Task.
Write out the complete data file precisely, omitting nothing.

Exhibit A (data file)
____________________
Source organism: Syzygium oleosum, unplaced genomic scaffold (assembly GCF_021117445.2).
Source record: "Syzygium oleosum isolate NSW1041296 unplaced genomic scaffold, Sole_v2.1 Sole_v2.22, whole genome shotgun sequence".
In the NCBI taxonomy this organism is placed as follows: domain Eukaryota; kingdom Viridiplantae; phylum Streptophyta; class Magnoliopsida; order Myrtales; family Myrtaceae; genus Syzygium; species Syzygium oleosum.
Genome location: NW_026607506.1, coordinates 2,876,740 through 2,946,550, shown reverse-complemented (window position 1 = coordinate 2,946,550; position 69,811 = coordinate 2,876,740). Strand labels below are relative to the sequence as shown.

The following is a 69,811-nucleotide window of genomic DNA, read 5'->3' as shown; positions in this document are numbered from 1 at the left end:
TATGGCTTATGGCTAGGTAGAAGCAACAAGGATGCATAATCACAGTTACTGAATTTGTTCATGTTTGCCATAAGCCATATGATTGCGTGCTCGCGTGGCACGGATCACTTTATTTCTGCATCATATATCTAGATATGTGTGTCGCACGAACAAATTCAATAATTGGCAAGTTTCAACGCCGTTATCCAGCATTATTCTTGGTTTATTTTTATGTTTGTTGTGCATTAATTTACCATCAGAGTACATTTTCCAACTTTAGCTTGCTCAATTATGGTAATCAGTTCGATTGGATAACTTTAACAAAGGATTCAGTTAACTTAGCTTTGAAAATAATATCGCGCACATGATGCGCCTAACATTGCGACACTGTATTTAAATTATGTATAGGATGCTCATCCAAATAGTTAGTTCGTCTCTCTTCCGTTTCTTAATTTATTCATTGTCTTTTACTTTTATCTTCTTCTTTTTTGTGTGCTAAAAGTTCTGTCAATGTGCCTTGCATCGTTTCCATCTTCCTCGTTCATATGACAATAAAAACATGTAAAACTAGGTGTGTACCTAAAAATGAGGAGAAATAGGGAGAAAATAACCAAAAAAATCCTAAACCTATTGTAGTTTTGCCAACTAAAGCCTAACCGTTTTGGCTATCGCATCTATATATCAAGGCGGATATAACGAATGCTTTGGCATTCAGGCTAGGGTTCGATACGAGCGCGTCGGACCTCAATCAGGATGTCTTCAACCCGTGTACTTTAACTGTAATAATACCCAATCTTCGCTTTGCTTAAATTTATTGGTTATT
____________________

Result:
Source organism: Syzygium oleosum, unplaced genomic scaffold (assembly GCF_021117445.2).
Source record: "Syzygium oleosum isolate NSW1041296 unplaced genomic scaffold, Sole_v2.1 Sole_v2.22, whole genome shotgun sequence".
In the NCBI taxonomy this organism is placed as follows: domain Eukaryota; kingdom Viridiplantae; phylum Streptophyta; class Magnoliopsida; order Myrtales; family Myrtaceae; genus Syzygium; species Syzygium oleosum.
Genome location: NW_026607506.1, coordinates 2,876,740 through 2,946,550, shown reverse-complemented (window position 1 = coordinate 2,946,550; position 69,811 = coordinate 2,876,740). Strand labels below are relative to the sequence as shown.

The following is a 69,811-nucleotide window of genomic DNA, read 5'->3' as shown; positions in this document are numbered from 1 at the left end:
TATGGCTTATGGCTAGGTAGAAGCAACAAGGATGCATAATCACAGTTACTGAATTTGTTCATGTTTGCCATAAGCCATATGATTGCGTGCTCGCGTGGCACGGATCACTTTATTTCTGCATCATATATCTAGATATGTGTGTCGCACGAACAAATTCAATAATTGGCAAGTTTCAACGCCGTTATCCAGCATTATTCTTGGTTTATTTTTATGTTTGTTGTGCATTAATTTACCATCAGAGTACATTTTCCAACTTTAGCTTGCTCAATTATGGTAATCAGTTCGATTGGATAACTTTAACAAAGGATTCAGTTAACTTAGCTTTGAAAATAATATCGCGCACATGATGCGCCTAACATTGCGACACTGTATTTAAATTATGTATAGGATGCTCATCCAAATAGTTAGTTCGTCTCTCTTCCGTTTCTTAATTTATTCATTGTCTTTTACTTTTATCTTCTTCTTTTTTGTGTGCTAAAAGTTCTGTCAATGTGCCTTGCATCGTTTCCATCTTCCTCGTTCATATGACAATAAAAACATGTAAAACTAGGTGTGTACCTAAAAATGAGGAGAAATAGGGAGAAAATAACCAAAAAAATCCTAAACCTATTGTAGTTTTGCCAACTAAAGCCTAACCGTTTTGGCTATCGCATCTATATATCAAGGCGGATATAACGAATGCTTTGGCATTCAGGCTAGGGTTCGATACGAGCGCGTCGGACCTCAATCAGGATGTCTTCAACCCGTGTACTTTAACTGTAATAATACCCAATCTTCGCTTTGCTTAAATTTATTGGTTATT